Had two fully loaded Boeing 757s collided over the Pacific Ocean, it almost certainly would have been the deadliest air disaster in history.

CBS reported last week that the event was blamed on errors on the ground — mainly, an air traffic controller working in Honolulu failed to realize that the planes were headed towards a collision. Still, former head of the NTSB Mark Rosenker told CBS News that the traffic collision avoidance system "gave the appropriate instructions to both pilots," adding that human error was unavoidable but the technology successfully prevented a disaster. "We have seen a significant reduction in mid-air collisions since we have adopted these programs and this technology on-board commercial aircraft," said Rosenker. Forgive us if we think that two close calls in two days isn't the most comforting example of aviation safety in action.

Stay up-to-date with federal news alerts and analysis — Sign up for GovExec's email newsletters.
FROM OUR SPONSORS
JOIN THE DISCUSSION
Close [ x ] More from GovExec
 
 

Thank you for subscribing to newsletters from GovExec.com.
We think these reports might interest you:

  • Sponsored by G Suite

    Cross-Agency Teamwork, Anytime and Anywhere

    Dan McCrae, director of IT service delivery division, National Oceanic and Atmospheric Administration (NOAA)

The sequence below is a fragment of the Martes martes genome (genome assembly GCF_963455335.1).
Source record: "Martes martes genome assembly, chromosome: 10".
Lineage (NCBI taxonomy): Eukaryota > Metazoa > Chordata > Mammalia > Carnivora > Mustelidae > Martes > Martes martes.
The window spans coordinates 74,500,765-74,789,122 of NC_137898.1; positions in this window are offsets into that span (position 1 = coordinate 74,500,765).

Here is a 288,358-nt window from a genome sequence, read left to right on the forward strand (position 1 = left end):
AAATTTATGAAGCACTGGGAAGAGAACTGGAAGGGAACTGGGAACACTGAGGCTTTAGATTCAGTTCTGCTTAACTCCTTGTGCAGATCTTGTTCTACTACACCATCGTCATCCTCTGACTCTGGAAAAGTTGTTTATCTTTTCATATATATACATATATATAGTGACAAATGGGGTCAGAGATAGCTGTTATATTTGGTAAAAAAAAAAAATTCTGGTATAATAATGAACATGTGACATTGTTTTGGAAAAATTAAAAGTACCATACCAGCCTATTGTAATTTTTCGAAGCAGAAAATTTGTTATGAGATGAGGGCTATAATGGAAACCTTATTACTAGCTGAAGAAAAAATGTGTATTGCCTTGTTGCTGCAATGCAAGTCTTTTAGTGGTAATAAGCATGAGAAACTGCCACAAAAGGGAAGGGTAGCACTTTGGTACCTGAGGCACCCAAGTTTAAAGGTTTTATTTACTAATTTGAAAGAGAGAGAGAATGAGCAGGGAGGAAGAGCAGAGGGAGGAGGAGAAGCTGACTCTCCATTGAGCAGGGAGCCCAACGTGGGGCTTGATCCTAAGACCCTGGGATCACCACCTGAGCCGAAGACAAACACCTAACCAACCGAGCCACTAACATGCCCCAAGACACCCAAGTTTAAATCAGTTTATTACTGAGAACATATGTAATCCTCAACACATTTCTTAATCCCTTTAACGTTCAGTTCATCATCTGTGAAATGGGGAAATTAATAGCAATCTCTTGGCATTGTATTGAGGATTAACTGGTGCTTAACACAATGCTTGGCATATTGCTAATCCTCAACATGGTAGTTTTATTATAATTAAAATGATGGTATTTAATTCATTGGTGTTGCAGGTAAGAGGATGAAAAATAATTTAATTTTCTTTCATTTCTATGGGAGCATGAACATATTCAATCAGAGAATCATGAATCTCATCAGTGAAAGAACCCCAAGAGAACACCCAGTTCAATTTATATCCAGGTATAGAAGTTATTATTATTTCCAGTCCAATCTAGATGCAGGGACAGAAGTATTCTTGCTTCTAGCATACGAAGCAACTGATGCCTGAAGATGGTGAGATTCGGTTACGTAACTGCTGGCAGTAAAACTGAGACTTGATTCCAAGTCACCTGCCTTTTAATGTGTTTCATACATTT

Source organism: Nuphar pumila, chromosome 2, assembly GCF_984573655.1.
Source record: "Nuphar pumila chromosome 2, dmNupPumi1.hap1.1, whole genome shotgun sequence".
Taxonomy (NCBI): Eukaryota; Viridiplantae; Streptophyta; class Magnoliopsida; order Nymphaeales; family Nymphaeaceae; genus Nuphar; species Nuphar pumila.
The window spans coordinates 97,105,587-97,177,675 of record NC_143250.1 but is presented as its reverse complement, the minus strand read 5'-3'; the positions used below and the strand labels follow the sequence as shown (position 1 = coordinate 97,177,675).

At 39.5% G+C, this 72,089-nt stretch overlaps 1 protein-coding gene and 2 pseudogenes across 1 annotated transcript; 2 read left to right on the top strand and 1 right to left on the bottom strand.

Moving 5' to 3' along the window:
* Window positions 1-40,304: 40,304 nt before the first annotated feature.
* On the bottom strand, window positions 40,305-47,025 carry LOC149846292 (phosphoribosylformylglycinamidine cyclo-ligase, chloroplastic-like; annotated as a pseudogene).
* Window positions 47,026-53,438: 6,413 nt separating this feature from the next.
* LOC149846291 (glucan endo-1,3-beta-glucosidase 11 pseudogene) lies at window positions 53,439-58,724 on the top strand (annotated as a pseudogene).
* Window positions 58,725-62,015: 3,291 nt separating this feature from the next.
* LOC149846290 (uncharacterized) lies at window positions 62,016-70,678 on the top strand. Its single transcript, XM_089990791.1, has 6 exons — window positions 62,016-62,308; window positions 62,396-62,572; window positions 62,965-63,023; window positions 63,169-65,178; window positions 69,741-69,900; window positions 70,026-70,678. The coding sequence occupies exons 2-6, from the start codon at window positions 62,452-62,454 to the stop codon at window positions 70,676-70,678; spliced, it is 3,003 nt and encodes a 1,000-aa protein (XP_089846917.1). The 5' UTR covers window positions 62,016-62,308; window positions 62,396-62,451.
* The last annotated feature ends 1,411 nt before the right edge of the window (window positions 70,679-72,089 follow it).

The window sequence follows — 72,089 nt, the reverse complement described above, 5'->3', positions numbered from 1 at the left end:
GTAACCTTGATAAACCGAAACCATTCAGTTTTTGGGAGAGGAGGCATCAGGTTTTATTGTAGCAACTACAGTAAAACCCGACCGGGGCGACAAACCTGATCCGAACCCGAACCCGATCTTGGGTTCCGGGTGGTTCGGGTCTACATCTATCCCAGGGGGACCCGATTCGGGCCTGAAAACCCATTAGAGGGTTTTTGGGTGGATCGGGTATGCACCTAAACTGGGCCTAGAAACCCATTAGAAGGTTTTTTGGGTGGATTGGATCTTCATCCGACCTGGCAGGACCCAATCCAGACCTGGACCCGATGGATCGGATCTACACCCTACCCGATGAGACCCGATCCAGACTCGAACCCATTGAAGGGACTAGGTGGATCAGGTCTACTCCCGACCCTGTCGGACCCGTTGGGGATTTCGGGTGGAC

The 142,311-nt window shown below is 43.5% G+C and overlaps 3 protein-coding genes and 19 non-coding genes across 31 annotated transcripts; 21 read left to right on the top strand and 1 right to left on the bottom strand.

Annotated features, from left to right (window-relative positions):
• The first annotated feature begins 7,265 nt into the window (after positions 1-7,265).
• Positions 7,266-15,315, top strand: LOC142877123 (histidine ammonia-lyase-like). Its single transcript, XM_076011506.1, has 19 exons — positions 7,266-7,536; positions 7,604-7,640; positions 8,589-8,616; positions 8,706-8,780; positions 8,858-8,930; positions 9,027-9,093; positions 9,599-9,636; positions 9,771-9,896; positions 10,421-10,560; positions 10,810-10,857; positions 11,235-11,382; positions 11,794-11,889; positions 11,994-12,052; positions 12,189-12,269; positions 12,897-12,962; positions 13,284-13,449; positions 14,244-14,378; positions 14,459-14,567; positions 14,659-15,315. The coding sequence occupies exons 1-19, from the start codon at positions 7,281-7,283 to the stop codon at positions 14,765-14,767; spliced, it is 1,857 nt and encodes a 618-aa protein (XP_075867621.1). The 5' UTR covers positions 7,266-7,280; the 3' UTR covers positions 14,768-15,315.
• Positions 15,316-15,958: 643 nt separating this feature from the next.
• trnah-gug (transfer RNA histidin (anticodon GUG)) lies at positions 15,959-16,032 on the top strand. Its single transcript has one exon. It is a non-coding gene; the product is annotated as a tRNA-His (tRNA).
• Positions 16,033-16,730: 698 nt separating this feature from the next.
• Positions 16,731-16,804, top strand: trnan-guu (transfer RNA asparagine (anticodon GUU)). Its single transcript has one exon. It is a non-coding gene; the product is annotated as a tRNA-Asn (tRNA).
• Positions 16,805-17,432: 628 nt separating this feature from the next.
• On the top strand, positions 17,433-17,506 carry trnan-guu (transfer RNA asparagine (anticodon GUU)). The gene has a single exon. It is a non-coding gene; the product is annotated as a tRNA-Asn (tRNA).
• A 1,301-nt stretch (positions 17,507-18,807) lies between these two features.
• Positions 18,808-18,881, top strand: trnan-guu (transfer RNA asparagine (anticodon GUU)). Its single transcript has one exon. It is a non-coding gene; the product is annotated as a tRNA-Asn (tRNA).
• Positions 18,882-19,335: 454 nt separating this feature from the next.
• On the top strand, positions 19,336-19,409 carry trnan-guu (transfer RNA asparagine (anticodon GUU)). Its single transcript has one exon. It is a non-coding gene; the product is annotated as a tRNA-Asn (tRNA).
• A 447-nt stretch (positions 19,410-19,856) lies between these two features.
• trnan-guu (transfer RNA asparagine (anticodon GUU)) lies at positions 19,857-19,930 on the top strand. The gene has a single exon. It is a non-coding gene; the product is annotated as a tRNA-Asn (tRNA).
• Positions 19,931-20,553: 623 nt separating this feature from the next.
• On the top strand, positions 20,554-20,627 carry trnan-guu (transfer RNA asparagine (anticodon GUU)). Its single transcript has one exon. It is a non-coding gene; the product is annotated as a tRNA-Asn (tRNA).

Download
  • Data-Centric Security vs. Database-Level Security

    Database-level encryption had its origins in the 1990s and early 2000s in response to very basic risks which largely revolved around the theft of servers, backup tapes and other physical-layer assets. As noted in Verizon’s 2014, Data Breach Investigations Report (DBIR)1, threats today are far more advanced and dangerous.

    Download
  • Federal IT Applications: Assessing Government's Core Drivers

    In order to better understand the current state of external and internal-facing agency workplace applications, Government Business Council (GBC) and Riverbed undertook an in-depth research study of federal employees. Overall, survey findings indicate that federal IT applications still face a gamut of challenges with regard to quality, reliability, and performance management.

    Download
  • PIV- I And Multifactor Authentication: The Best Defense for Federal Government Contractors

    This white paper explores NIST SP 800-171 and why compliance is critical to federal government contractors, especially those that work with the Department of Defense, as well as how leveraging PIV-I credentialing with multifactor authentication can be used as a defense against cyberattacks

    Download
  • Toward A More Innovative Government

    This research study aims to understand how state and local leaders regard their agency’s innovation efforts and what they are doing to overcome the challenges they face in successfully implementing these efforts.

    Download
  • From Volume to Value: UK’s NHS Digital Provides U.S. Healthcare Agencies A Roadmap For Value-Based Payment Models

    The U.S. healthcare industry is rapidly moving away from traditional fee-for-service models and towards value-based purchasing that reimburses physicians for quality of care in place of frequency of care.

    Download
  • GBC Flash Poll: Is Your Agency Safe?

    Federal leaders weigh in on the state of information security

    Download

When you download a report, your information may be shared with the underwriters of that document.